Sharing messages of universal brotherhood, and noting the religious and cultural traditions of people around the world, Ambassador Le Cong Phung of Vietnam joined with Elder Donald L. Hallstrom of the Presidency of the Seventy on Dec. 1 to open this year's Festival of Lights at the Washington D.C. Temple and Visitors Center. Together they pressed the switch that illuminated the Temple grounds with more than half a million lights.
A popular tradition in the nation's capital for 33 years, the Festival of Lights features a month-long series of musical performances and events open to the public.
It begins with a two-night lighting ceremony for Washington-area diplomats and their families and staffs. This year more than 30 ambassadors and nine members of the U.S. Congress attended the event, which included a performance by the Mormon Choir of Washington D.C.
Elder J.W. Marriott Jr., an Area Seventy, hosted the evening as he has for each of the previous years.
"This ceremony is not only about the lights," Ambassador Phung said. "It is also an opportunity for members and friends of The Church of Jesus Christ of Latter-day Saints who begin the season of festivity by sharing the atmosphere of peace and hope, of tolerance and sympathy, by building a greater understanding among people of different religions and cultures, and by contributing to the common cause of peace and prosperity, freedom and dignity for all and each person on Earth."
The ambassador referred to a growing spirit of brotherhood and sisterhood around the world. Although he noted that this is still more of a goal than a reality and that differences between the U.S. and Vietnam continue, he emphasized that as ambassador he could testify that the two countries have shown how such differences can be overcome.
"The greater willingness to understand each other, at both official and people's levels, I think, has created a favorable condition for the two countries to overcome legacies of the tragic war in the past to look forward to the future."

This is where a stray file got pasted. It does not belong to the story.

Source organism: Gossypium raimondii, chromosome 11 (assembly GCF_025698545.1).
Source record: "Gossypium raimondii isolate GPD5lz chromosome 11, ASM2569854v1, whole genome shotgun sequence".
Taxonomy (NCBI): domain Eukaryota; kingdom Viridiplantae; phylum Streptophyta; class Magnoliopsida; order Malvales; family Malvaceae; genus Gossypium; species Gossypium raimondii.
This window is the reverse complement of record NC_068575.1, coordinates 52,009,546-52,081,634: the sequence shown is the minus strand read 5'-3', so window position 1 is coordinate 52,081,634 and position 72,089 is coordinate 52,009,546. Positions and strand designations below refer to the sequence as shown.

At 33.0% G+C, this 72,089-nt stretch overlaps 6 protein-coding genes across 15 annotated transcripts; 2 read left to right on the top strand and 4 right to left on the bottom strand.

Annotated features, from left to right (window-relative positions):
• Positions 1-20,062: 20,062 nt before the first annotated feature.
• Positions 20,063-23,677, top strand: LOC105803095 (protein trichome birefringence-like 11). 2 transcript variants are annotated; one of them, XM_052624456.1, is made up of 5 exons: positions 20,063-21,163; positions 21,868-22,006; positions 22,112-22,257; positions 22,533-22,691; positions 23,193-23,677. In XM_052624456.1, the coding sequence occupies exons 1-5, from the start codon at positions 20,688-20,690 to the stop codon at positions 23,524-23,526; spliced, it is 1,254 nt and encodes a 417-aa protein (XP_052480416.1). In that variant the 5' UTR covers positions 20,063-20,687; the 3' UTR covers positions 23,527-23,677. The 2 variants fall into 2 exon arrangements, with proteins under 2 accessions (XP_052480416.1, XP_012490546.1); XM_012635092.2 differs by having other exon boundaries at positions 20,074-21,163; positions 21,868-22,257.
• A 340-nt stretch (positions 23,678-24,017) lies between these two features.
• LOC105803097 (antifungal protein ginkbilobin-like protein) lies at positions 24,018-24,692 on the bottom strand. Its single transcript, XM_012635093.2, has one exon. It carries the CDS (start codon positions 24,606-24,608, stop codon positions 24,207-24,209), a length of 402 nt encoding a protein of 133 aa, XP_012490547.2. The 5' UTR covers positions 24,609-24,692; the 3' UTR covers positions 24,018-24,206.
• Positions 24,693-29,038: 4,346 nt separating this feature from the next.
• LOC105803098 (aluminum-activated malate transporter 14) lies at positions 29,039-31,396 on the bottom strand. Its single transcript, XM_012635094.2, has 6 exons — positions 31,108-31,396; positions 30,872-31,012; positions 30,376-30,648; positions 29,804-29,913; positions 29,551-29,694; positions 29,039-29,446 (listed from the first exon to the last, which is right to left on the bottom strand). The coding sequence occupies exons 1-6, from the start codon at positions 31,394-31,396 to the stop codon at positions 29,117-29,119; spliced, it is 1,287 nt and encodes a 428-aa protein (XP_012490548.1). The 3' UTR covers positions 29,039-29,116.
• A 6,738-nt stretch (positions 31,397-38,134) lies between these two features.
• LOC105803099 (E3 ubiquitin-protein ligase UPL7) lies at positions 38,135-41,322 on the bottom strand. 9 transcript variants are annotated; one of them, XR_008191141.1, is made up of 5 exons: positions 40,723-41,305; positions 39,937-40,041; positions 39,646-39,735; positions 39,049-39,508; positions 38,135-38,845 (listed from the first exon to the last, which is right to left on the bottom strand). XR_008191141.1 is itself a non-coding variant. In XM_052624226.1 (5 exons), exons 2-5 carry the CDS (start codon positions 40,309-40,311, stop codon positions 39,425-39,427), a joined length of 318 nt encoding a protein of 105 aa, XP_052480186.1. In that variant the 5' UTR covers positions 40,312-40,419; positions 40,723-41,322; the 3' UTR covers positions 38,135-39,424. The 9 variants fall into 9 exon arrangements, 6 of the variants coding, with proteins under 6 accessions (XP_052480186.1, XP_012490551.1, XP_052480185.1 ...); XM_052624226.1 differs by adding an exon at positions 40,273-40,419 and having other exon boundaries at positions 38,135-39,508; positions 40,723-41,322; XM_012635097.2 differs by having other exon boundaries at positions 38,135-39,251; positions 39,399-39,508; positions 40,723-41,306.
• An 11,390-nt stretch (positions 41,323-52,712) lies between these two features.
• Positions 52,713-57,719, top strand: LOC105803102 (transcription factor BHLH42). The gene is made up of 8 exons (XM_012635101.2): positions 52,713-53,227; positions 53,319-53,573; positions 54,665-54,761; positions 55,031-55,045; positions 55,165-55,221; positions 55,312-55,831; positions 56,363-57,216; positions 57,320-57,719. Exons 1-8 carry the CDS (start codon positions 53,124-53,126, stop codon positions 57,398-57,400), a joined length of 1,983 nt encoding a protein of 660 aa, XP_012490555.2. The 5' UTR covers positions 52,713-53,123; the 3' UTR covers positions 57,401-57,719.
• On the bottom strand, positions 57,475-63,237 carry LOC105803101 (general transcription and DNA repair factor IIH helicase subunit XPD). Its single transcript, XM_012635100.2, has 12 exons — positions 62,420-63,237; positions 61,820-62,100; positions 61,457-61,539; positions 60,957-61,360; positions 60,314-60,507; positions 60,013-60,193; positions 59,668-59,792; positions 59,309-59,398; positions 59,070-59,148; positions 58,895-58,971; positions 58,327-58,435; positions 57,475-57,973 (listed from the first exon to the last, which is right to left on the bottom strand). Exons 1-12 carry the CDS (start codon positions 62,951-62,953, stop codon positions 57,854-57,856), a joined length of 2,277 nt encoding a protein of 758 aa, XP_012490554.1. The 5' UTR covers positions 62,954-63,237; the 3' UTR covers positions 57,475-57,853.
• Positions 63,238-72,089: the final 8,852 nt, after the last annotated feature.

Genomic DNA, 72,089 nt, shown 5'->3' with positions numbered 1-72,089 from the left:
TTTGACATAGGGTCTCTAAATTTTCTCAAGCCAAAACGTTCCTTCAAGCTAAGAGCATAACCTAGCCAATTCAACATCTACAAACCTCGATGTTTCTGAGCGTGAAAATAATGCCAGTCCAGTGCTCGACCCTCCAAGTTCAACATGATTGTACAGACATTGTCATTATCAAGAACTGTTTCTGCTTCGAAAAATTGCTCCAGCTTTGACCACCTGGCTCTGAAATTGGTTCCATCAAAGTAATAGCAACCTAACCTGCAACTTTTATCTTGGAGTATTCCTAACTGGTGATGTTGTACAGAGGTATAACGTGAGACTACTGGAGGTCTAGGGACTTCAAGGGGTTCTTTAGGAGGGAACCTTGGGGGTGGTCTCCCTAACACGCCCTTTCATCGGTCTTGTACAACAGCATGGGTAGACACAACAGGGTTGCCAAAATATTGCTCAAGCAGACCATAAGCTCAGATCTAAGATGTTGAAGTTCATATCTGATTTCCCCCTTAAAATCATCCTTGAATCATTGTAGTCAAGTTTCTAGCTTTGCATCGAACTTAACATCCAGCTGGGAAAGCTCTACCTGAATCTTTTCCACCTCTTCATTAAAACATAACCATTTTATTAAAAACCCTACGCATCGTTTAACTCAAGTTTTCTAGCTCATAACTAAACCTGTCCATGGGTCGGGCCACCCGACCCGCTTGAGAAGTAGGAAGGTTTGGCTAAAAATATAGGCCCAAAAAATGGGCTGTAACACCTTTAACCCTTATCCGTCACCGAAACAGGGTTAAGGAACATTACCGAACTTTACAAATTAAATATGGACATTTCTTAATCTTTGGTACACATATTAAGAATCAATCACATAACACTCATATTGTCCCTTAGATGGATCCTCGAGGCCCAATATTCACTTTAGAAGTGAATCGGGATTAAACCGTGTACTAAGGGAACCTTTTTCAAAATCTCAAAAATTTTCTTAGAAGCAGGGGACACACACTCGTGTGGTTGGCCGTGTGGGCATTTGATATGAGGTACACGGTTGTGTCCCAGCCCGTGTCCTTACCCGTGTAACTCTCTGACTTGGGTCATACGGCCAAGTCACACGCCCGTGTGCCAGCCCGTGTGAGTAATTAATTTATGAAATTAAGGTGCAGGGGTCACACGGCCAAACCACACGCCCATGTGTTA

The ambassador also thanked the "helpful hands" of Church members who have aided the people of Vietnam.
"Your effective and timely assistance helped ease the sufferings of many families in our country," he said.
In his remarks, Elder Hallstrom spoke of the great traditions of the Christian world and that Christians honor Jesus by seeking to be more like Him. But he also pointed out that the event was an opportunity to share the variety of the world's cultures and traditions.
"We come together in unity this evening celebrating our similarities — indeed our humanity," he said, emphasizing the universal love of family.
"We, as a Church and as a people, respect the traditions of our brothers and sisters around the world," he said, explaining that when missionaries return home from serving in other countries and cultures, they become ambassadors for the countries in which they lived.
"They speak local languages, have learned the customs, love the food, and often permanently take on traditions of their adopted nations," he added.
Two singers closed the program by performing "Silent Night" in Vietnamese. Afterwards, visitors toured various displays that included Nativity sets from 57 countries and four international trees covered with dolls. One guest taking relatives around was Danny La, a recent convert and member of the Arlington Second Ward of the McLean Virginia Stake, who was particularly proud to meet the ambassador.
"My parents brought me here as a child from Vietnam," he said. "I appreciated having this chance to meet the ambassador and show him that Mormonism has many faces, including Vietnamese-Americans. But what stood out to me most was being able to hear 'Silent Night' sung in my native tongue."